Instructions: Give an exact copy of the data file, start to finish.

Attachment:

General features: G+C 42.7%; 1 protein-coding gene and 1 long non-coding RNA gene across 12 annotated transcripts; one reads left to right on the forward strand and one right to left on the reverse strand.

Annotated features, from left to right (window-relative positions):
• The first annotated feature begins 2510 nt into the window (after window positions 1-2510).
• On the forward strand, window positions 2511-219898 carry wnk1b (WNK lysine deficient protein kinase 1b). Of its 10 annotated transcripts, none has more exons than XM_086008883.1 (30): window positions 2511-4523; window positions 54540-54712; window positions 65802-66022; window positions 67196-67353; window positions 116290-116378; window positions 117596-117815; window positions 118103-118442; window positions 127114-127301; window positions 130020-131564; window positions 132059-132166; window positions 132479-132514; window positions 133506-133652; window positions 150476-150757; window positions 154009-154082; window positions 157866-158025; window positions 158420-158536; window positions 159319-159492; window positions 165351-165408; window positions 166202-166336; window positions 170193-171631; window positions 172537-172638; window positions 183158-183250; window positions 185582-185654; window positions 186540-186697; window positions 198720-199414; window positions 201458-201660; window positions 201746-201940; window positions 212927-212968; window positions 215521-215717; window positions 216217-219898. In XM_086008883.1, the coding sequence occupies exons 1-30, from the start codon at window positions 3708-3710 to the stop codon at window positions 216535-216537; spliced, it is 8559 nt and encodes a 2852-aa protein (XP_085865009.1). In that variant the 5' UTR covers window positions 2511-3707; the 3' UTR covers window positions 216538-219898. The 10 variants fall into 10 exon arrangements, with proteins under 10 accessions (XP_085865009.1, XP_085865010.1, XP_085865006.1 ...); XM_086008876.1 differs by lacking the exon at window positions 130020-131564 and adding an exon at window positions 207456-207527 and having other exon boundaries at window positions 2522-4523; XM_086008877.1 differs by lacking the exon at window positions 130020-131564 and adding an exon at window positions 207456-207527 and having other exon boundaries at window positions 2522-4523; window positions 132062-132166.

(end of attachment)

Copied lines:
General features: G+C 42.7%; 1 protein-coding gene and 1 long non-coding RNA gene across 12 annotated transcripts; one reads left to right on the forward strand and one right to left on the reverse strand.

Annotated features, from left to right (window-relative positions):
• The first annotated feature begins 2510 nt into the window (after window positions 1-2510).
• On the forward strand, window positions 2511-219898 carry wnk1b (WNK lysine deficient protein kinase 1b). Of its 10 annotated transcripts, none has more exons than XM_086008883.1 (30): window positions 2511-4523; window positions 54540-54712; window positions 65802-66022; window positions 67196-67353; window positions 116290-116378; window positions 117596-117815; window positions 118103-118442; window positions 127114-127301; window positions 130020-131564; window positions 132059-132166; window positions 132479-132514; window positions 133506-133652; window positions 150476-150757; window positions 154009-154082; window positions 157866-158025; window positions 158420-158536; window positions 159319-159492; window positions 165351-165408; window positions 166202-166336; window positions 170193-171631; window positions 172537-172638; window positions 183158-183250; window positions 185582-185654; window positions 186540-186697; window positions 198720-199414; window positions 201458-201660; window positions 201746-201940; window positions 212927-212968; window positions 215521-215717; window positions 216217-219898. In XM_086008883.1, the coding sequence occupies exons 1-30, from the start codon at window positions 3708-3710 to the stop codon at window positions 216535-216537; spliced, it is 8559 nt and encodes a 2852-aa protein (XP_085865009.1). In that variant the 5' UTR covers window positions 2511-3707; the 3' UTR covers window positions 216538-219898. The 10 variants fall into 10 exon arrangements, with proteins under 10 accessions (XP_085865009.1, XP_085865010.1, XP_085865006.1 ...); XM_086008876.1 differs by lacking the exon at window positions 130020-131564 and adding an exon at window positions 207456-207527 and having other exon boundaries at window positions 2522-4523; XM_086008877.1 differs by lacking the exon at window positions 130020-131564 and adding an exon at window positions 207456-207527 and having other exon boundaries at window positions 2522-4523; window positions 132062-132166.